Danish restaurant redirects “dumpster food” back onto their ever-changing menu.
Supermarkets discard fresh produce everyday in order to fulfill the public’s demand for the freshest, best-looking foods. This social phenomena is directly responsible for the increasing amount of wasted food. According to Businessweek, we threw away $180 billion worth of food in 2012, and that was just in America. Just imagine how much food is thrown out across the globe.
Danish Restaurant Rub Og Stub aspires to reduce the amount of food waste by serving nutritious meals made from ingredients that would have been thrown away by supermarkets. Similar restaurants, such as The Daily Table in Dorchester Massachusetts, have also adopted the same food saving technique.
The idea of Rub Og Stub came from Denmark’s community of “freegans.” Disgusted by the amount of food thrown away, these “dumpster divers” claw through trash cans and consume any edible morsels they can find to reduce waste.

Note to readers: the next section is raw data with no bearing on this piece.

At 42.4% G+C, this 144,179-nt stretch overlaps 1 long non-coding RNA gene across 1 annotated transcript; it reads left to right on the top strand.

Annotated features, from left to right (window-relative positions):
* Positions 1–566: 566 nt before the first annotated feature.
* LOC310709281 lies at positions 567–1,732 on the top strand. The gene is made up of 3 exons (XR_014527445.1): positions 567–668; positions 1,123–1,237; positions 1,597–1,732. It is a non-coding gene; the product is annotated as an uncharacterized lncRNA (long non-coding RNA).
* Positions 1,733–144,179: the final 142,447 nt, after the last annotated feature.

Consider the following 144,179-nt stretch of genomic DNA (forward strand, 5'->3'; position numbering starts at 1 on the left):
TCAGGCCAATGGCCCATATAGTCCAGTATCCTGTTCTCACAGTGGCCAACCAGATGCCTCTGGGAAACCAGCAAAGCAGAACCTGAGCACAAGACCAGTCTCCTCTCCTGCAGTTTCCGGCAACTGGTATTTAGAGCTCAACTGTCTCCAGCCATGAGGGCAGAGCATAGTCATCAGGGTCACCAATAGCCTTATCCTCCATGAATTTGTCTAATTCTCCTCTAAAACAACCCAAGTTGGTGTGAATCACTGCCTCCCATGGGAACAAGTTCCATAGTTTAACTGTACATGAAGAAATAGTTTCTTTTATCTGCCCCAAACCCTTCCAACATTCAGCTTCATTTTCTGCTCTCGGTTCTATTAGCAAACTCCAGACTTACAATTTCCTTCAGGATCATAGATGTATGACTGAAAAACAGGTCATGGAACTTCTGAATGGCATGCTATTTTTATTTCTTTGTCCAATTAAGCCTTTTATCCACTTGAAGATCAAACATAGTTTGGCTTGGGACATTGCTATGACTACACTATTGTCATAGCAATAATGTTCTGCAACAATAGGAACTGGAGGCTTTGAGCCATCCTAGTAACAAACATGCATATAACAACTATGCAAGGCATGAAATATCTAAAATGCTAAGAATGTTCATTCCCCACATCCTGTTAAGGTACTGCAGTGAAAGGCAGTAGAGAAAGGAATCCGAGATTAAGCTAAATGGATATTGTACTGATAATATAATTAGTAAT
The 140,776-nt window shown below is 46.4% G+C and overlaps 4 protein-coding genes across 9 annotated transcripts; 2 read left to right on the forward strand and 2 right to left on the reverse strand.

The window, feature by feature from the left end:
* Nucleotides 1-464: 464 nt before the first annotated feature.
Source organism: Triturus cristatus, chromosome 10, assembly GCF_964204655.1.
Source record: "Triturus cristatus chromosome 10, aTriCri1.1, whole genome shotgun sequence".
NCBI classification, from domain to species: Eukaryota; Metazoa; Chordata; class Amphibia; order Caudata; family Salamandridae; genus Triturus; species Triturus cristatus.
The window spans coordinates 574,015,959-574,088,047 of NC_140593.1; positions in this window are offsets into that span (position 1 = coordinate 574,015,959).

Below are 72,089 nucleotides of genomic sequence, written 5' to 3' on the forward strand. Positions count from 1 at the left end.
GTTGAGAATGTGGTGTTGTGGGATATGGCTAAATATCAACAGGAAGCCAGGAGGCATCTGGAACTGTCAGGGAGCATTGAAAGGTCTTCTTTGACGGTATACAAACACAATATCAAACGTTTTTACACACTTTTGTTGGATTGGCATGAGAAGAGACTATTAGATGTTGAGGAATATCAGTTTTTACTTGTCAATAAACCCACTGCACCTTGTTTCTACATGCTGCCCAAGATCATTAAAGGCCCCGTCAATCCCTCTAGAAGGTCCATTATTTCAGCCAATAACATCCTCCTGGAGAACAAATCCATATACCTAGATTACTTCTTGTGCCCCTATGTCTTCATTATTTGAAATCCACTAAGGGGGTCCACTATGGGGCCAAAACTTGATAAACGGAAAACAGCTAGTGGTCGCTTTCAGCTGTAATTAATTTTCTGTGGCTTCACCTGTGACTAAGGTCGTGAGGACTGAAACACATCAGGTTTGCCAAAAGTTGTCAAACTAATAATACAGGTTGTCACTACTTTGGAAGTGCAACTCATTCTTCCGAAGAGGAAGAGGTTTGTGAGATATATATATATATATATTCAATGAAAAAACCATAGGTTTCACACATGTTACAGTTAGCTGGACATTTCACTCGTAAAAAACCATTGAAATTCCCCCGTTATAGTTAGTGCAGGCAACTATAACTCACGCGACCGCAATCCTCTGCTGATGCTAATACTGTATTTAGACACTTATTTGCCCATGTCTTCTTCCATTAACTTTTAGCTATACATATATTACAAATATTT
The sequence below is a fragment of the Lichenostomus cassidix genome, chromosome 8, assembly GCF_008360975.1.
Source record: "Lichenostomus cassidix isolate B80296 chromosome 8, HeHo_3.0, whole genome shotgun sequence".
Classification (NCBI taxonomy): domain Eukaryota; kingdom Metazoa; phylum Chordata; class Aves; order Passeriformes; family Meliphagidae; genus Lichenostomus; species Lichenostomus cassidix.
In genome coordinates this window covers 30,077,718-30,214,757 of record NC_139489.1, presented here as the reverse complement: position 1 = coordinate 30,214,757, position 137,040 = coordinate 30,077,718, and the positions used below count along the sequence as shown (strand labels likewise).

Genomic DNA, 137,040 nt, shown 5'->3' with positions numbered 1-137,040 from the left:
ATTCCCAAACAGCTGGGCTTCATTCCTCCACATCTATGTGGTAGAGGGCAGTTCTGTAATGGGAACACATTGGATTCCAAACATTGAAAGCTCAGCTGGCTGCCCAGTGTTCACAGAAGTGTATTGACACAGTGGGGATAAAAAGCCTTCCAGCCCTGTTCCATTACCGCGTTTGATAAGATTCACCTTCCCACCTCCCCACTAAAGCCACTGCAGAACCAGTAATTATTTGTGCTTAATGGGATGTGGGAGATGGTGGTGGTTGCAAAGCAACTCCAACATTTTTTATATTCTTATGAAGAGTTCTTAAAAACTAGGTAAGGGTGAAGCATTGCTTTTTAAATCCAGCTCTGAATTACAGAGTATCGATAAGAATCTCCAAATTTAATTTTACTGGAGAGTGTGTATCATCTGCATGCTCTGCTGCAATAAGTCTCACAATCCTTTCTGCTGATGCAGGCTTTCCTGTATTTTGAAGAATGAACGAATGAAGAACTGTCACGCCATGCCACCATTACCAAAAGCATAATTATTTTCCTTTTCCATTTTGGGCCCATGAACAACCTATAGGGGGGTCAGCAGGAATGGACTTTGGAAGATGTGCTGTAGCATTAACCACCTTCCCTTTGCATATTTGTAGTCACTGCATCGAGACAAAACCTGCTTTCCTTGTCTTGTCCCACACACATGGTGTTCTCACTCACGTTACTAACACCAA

Rub Og Stub, however is not run by freegans. Instead, they established donation partnerships with two supermarkets owned by Coop Danmark, agreeing to supply any ingredients the store no longer keeps. Donated foods are usually ones that are nearing their expiry dates, but are still good enough to eat.
With an ever changing list of products, the restaurant does not have a set menu, and puts together dishes based on whatever ingredients are available. In the past, they have received “everything from lamb chops and duck breast, to big bags of grapes and dairy products.”
Run entirely by volunteers, this community restaurant will all give profits to charities in Sierra Leone.